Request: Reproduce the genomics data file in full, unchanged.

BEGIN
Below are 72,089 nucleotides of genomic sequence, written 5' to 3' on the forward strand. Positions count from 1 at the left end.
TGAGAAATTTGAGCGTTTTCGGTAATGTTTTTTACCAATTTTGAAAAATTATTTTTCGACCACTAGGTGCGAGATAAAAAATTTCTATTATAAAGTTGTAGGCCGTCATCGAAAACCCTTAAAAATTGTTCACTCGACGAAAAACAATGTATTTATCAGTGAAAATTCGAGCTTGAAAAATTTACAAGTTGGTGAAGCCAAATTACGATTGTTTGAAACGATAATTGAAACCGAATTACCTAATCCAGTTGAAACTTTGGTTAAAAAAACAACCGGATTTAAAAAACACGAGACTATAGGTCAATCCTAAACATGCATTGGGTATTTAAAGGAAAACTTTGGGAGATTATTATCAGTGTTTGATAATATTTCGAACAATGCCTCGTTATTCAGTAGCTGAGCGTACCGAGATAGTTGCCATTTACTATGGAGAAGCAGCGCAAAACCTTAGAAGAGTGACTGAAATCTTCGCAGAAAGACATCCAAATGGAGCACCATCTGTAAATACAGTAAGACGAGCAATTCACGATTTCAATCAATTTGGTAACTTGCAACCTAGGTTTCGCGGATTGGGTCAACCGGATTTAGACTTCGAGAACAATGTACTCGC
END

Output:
Below are 72,089 nucleotides of genomic sequence, written 5' to 3' on the forward strand. Positions count from 1 at the left end.
TGAGAAATTTGAGCGTTTTCGGTAATGTTTTTTACCAATTTTGAAAAATTATTTTTCGACCACTAGGTGCGAGATAAAAAATTTCTATTATAAAGTTGTAGGCCGTCATCGAAAACCCTTAAAAATTGTTCACTCGACGAAAAACAATGTATTTATCAGTGAAAATTCGAGCTTGAAAAATTTACAAGTTGGTGAAGCCAAATTACGATTGTTTGAAACGATAATTGAAACCGAATTACCTAATCCAGTTGAAACTTTGGTTAAAAAAACAACCGGATTTAAAAAACACGAGACTATAGGTCAATCCTAAACATGCATTGGGTATTTAAAGGAAAACTTTGGGAGATTATTATCAGTGTTTGATAATATTTCGAACAATGCCTCGTTATTCAGTAGCTGAGCGTACCGAGATAGTTGCCATTTACTATGGAGAAGCAGCGCAAAACCTTAGAAGAGTGACTGAAATCTTCGCAGAAAGACATCCAAATGGAGCACCATCTGTAAATACAGTAAGACGAGCAATTCACGATTTCAATCAATTTGGTAACTTGCAACCTAGGTTTCGCGGATTGGGTCAACCGGATTTAGACTTCGAGAACAATGTACTCGC